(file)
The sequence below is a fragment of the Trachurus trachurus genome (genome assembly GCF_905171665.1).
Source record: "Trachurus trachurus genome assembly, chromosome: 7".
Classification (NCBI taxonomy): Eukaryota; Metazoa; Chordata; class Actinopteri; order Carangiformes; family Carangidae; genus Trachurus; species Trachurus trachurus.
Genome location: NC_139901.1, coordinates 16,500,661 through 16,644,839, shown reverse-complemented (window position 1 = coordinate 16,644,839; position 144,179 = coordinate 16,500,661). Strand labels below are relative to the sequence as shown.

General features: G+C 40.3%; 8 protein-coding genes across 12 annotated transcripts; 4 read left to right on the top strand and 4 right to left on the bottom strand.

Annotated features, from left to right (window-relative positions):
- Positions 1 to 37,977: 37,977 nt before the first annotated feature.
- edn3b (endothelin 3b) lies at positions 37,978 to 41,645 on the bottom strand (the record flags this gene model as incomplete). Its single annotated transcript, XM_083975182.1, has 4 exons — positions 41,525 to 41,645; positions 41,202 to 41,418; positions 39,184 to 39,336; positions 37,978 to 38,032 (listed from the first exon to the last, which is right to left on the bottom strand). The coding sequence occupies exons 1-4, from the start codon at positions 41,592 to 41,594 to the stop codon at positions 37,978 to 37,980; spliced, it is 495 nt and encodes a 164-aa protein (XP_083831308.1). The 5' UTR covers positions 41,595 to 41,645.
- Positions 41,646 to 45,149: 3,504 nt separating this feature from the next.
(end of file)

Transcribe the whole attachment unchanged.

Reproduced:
The sequence below is a fragment of the Trachurus trachurus genome (genome assembly GCF_905171665.1).
Source record: "Trachurus trachurus genome assembly, chromosome: 7".
Classification (NCBI taxonomy): Eukaryota; Metazoa; Chordata; class Actinopteri; order Carangiformes; family Carangidae; genus Trachurus; species Trachurus trachurus.
Genome location: NC_139901.1, coordinates 16,500,661 through 16,644,839, shown reverse-complemented (window position 1 = coordinate 16,644,839; position 144,179 = coordinate 16,500,661). Strand labels below are relative to the sequence as shown.

General features: G+C 40.3%; 8 protein-coding genes across 12 annotated transcripts; 4 read left to right on the top strand and 4 right to left on the bottom strand.

Annotated features, from left to right (window-relative positions):
- Positions 1 to 37,977: 37,977 nt before the first annotated feature.
- edn3b (endothelin 3b) lies at positions 37,978 to 41,645 on the bottom strand (the record flags this gene model as incomplete). Its single annotated transcript, XM_083975182.1, has 4 exons — positions 41,525 to 41,645; positions 41,202 to 41,418; positions 39,184 to 39,336; positions 37,978 to 38,032 (listed from the first exon to the last, which is right to left on the bottom strand). The coding sequence occupies exons 1-4, from the start codon at positions 41,592 to 41,594 to the stop codon at positions 37,978 to 37,980; spliced, it is 495 nt and encodes a 164-aa protein (XP_083831308.1). The 5' UTR covers positions 41,595 to 41,645.
- Positions 41,646 to 45,149: 3,504 nt separating this feature from the next.